The last line of the movie definitely feels like a direct challenge to a prototypical character arc.
Totally! It totally is an irreverent line that defies convention in some way, but really, it’s supposed to be true to the character. When those things line up, I let it happen. I think its fun, but I never intend for it to be false or contrived. That’s what drives me crazy…that films are sometimes pre-packaged. People that should know otherwise tend towards safety and familiarity and they want to recycle the same plot or think “Oh, you need a character arc here,” and you’re like “Why?” Would the person in that situation actually start talking about the past? Is that native to the environment? The answer is usually no, so it becomes about how can we build characters without having to force the character to do things that seem for the sake of the audience.
You have to go along for the ride. I won’t allow the characters to take a moment and explain to the audience what they’re thinking or doing. They have to just do what they gotta do.
That being said, I imagine you needed to do a lot of research on Neo-Nazi Culture.
The research was brutal. I was researching skinheads, the white-supremacist culture, dog fighting… I was definitely losing my stomach. But I’m huge on research. I inject just enough detail to make it authentic. The key was to do a ton of research, and to feel like I got a sense of the procedure and the structure and the vernacular… and then throw it all away, let the characters take the foreground. The challenge is not portraying Nazi skinheads as bad guys, it’s in portraying them as humans. The whole thing is about whatever we come in with, the perceived gangs or affiliations or ideologies or labels, the film strips that away eventually. So the goal is to immerse yourself in the world, make it feel authentic, until it all drifts away.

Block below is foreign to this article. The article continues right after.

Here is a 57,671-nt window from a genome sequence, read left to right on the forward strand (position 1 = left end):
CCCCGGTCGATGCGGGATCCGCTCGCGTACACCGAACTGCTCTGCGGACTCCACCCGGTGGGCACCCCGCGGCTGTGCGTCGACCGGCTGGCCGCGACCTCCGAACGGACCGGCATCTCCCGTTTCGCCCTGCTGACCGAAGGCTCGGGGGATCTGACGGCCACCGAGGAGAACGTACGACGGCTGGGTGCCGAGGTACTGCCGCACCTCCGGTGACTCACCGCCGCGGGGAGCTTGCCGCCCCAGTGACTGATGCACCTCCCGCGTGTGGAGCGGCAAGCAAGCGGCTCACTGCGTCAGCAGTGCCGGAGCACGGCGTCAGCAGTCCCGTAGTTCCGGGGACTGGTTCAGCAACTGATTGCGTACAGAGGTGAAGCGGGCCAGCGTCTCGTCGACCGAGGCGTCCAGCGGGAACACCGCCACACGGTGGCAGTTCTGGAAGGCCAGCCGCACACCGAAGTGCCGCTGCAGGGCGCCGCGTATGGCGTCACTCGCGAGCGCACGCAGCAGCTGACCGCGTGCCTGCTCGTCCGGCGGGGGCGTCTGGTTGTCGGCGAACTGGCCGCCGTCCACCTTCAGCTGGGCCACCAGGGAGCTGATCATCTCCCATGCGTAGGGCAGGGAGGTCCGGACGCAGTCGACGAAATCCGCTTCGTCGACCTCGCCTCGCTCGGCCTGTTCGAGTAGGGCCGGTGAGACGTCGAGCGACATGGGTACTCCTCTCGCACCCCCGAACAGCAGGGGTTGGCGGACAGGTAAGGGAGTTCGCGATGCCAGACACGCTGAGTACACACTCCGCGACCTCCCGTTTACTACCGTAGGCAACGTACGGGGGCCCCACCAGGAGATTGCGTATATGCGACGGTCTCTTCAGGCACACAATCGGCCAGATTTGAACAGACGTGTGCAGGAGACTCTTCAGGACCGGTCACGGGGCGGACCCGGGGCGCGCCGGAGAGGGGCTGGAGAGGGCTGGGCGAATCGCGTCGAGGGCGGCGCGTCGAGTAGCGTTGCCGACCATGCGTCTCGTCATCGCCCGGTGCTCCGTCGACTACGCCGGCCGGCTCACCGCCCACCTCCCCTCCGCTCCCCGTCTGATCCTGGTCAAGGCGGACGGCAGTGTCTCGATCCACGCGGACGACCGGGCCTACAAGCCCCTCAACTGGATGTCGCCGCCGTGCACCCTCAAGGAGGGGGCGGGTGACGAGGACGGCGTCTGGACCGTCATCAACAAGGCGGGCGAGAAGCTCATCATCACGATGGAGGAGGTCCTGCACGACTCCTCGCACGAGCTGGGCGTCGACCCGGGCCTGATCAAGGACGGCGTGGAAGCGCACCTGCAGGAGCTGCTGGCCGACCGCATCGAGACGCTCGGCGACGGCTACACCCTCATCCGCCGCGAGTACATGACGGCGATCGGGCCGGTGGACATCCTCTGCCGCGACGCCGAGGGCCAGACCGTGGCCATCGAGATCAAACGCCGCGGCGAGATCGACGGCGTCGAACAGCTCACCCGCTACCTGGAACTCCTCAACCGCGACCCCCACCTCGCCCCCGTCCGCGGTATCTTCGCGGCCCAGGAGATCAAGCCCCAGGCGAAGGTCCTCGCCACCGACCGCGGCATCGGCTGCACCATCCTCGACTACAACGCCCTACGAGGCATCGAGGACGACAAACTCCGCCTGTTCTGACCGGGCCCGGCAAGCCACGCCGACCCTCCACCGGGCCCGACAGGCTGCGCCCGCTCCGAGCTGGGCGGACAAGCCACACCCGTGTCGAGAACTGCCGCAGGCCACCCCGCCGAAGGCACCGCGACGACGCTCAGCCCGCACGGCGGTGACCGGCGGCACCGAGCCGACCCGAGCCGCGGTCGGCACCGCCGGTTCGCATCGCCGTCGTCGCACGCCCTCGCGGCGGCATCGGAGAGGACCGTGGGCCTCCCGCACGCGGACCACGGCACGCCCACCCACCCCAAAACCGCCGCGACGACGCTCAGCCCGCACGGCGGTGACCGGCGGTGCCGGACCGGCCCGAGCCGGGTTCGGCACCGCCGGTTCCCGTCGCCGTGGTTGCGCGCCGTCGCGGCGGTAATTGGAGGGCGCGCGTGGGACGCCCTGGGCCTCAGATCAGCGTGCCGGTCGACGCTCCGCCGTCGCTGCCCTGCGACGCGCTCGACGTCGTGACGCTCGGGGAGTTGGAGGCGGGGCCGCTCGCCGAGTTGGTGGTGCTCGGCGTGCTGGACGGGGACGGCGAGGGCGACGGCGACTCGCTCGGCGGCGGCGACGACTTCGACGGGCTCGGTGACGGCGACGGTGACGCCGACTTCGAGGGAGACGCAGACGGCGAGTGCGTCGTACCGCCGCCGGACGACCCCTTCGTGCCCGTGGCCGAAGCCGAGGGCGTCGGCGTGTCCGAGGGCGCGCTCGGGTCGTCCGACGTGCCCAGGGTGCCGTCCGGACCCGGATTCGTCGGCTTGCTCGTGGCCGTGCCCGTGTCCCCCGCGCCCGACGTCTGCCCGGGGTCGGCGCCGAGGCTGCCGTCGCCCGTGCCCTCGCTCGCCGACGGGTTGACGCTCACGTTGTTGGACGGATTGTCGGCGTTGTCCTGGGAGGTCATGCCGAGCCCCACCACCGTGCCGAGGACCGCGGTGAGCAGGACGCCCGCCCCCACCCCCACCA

You’ve spoken in a few interviews about Green Room being your first truly financed film (Blue Ruin was funded almost entirely by Kickstarter) and how it might have been safer to direct one of the “studio” movies you were offered after Blue Ruin. Is the pressure from financiers to cast big names the reason you’ve avoided taking one on up until now?
Well, I think there are certainly movies where “movie stars” are welcome, but the key was for Green Room that I didn’t need movie stars, I needed dedicated actors. Thank God we had that overlap. Movie stars are welcome if they want to bring their craft and actually show up, but [the decision not to take a studio project] was just the result of my ignorance and lack of trust in the industry because I had never had that access before.
I have thicker skin now, I have more experience, I’ve been through a tough production, and I’ve seen that if you just stick to it and rely upon your collaborators, you can really find a great place. Green Room is positioned well to cross over; it’s a very esoteric movie. If you look at it on the page, I think we created an atmosphere that is very accessible to any audience. You don’t have to have punk rock knowledge or hardcore knowledge to enjoy it.
Imogen Poots and Anton Yelchin in Green Room
Speaking of which, I noticed that you included a few heavier bands in your special thanks that didn’t seem involved in the movie – Mastodon, Intronaut – was that just a matter of you speaking to the influence they had on Green Room, or your filmmaking style?
A lot of cool people reached out and helped out during the process. Some of them were people we knew through other bands, some of them just donated stickers that you might’ve seen in the movie, some of them were just the result of our art department reaching out and seeing who wanted to be a part of it. Discord gave us a lot of stuff. Anyone who offered their support and gave us their product or their logo was thanked.
Green Room is now in theaters. Be sure to check out our official Screen Junkies Review of the film.